|Encyclopaedia Britannica 11th Edition||Public Domain via Project Gutenberg|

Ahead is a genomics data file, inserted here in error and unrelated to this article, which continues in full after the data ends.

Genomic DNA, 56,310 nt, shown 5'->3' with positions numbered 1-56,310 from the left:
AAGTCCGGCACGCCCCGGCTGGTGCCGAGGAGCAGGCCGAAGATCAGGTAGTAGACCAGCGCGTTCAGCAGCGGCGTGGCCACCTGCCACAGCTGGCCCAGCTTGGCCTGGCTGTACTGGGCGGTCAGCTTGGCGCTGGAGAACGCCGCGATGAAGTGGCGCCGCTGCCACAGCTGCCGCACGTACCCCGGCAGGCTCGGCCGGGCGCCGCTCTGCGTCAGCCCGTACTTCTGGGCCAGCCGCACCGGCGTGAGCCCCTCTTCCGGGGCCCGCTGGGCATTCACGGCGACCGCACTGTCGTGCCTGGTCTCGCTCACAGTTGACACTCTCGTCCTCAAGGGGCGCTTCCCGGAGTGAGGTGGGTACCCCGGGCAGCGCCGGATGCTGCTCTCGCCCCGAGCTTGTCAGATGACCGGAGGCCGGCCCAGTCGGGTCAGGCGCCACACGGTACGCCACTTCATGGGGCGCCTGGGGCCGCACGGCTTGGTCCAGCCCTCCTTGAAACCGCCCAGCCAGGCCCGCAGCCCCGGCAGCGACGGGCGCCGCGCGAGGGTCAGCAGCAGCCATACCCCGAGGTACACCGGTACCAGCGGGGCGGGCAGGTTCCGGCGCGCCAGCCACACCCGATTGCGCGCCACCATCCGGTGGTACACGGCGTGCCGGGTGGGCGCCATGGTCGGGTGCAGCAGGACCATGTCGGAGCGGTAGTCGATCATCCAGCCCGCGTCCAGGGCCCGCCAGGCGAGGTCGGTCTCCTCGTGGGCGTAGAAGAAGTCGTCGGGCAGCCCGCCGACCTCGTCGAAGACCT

(1832- ), English divine and man of letters, born at Letterkenny, Donegal, Ireland, in 1832, was educated at Trinity College, Dublin. He was ordained in the Church of England in 1857, and held various charges in London. From 1863 to 1865 he was chaplain to the empress Frederick in Berlin, and in 1872 he became chaplain in ordinary to Queen Victoria. But in 1880 he seceded from the Church, being no longer able to accept its leading dogmas, and officiated as a Unitarian minister for some years at Bedford chapel, Bloomsbury. Bedford chapel was pulled down about 1894, and from that time he had no church of his own, but his eloquence and powerful religious personality continued to make themselves felt among a wide circle. A man of independent means, he was always keenly interested in literature and art, and a fine critic of both. He published in 1865 his Life and Letters of F. W. Robertson (of Brighton), and in 1876 wrote an admirable primer of English Literature (new and revised ed., 1900), followed in 1892 by The History of Early English Literature (2 vols., 1892) down to the accession of Alfred, and English Literature from the Beginnings to the Norman Conquest (1898). His other works include various volumes of sermons; Poems (1888); Dove Cottage (1890); Theology in the English Poets—Cowper, Coleridge, Wordsworth, Burns (1874); Tennyson, his Art and Relation to Modern Life (1894); The Poetry of Robert Browning (1902); On Ten Plays of Shakespeare (1905); and The Life Superlative (1906).